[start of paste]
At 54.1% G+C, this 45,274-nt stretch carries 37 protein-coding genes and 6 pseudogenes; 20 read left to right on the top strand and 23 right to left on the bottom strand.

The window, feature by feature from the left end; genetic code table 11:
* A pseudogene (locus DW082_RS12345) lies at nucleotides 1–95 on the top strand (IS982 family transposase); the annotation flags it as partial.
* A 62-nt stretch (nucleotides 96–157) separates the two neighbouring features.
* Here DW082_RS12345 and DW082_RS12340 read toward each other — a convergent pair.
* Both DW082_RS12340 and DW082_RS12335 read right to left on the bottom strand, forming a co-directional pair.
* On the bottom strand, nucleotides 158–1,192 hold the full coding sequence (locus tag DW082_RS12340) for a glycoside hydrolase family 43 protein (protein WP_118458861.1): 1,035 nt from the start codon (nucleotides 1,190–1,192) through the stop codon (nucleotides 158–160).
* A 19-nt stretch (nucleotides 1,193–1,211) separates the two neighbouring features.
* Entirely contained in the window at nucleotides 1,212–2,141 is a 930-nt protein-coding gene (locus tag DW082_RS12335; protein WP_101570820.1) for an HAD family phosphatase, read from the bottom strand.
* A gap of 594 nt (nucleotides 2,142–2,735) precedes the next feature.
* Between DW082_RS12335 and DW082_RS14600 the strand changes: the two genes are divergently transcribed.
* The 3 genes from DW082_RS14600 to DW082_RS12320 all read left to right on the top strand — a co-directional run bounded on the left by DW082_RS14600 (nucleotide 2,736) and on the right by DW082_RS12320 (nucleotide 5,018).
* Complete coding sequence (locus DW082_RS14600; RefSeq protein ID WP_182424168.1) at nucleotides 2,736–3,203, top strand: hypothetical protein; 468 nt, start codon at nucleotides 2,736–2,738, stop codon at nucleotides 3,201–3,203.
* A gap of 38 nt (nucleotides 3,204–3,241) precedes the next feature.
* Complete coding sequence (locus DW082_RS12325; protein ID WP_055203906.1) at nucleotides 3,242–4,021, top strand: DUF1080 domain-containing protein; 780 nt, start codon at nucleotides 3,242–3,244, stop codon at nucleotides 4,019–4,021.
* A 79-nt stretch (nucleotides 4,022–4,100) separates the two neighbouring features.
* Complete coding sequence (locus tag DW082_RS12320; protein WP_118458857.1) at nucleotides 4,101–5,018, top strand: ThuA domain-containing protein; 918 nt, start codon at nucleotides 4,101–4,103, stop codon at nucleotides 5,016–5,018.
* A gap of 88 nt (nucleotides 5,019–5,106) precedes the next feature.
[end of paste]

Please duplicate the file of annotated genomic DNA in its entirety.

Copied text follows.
At 54.1% G+C, this 45,274-nt stretch carries 37 protein-coding genes and 6 pseudogenes; 20 read left to right on the top strand and 23 right to left on the bottom strand.

The window, feature by feature from the left end; genetic code table 11:
* A pseudogene (locus DW082_RS12345) lies at nucleotides 1–95 on the top strand (IS982 family transposase); the annotation flags it as partial.
* A 62-nt stretch (nucleotides 96–157) separates the two neighbouring features.
* Here DW082_RS12345 and DW082_RS12340 read toward each other — a convergent pair.
* Both DW082_RS12340 and DW082_RS12335 read right to left on the bottom strand, forming a co-directional pair.
* On the bottom strand, nucleotides 158–1,192 hold the full coding sequence (locus tag DW082_RS12340) for a glycoside hydrolase family 43 protein (protein WP_118458861.1): 1,035 nt from the start codon (nucleotides 1,190–1,192) through the stop codon (nucleotides 158–160).
* A 19-nt stretch (nucleotides 1,193–1,211) separates the two neighbouring features.
* Entirely contained in the window at nucleotides 1,212–2,141 is a 930-nt protein-coding gene (locus tag DW082_RS12335; protein WP_101570820.1) for an HAD family phosphatase, read from the bottom strand.
* A gap of 594 nt (nucleotides 2,142–2,735) precedes the next feature.
* Between DW082_RS12335 and DW082_RS14600 the strand changes: the two genes are divergently transcribed.
* The 3 genes from DW082_RS14600 to DW082_RS12320 all read left to right on the top strand — a co-directional run bounded on the left by DW082_RS14600 (nucleotide 2,736) and on the right by DW082_RS12320 (nucleotide 5,018).
* Complete coding sequence (locus DW082_RS14600; RefSeq protein ID WP_182424168.1) at nucleotides 2,736–3,203, top strand: hypothetical protein; 468 nt, start codon at nucleotides 2,736–2,738, stop codon at nucleotides 3,201–3,203.
* A gap of 38 nt (nucleotides 3,204–3,241) precedes the next feature.
* Complete coding sequence (locus DW082_RS12325; protein ID WP_055203906.1) at nucleotides 3,242–4,021, top strand: DUF1080 domain-containing protein; 780 nt, start codon at nucleotides 3,242–3,244, stop codon at nucleotides 4,019–4,021.
* A 79-nt stretch (nucleotides 4,022–4,100) separates the two neighbouring features.
* Complete coding sequence (locus tag DW082_RS12320; protein WP_118458857.1) at nucleotides 4,101–5,018, top strand: ThuA domain-containing protein; 918 nt, start codon at nucleotides 4,101–4,103, stop codon at nucleotides 5,016–5,018.
* A gap of 88 nt (nucleotides 5,019–5,106) precedes the next feature.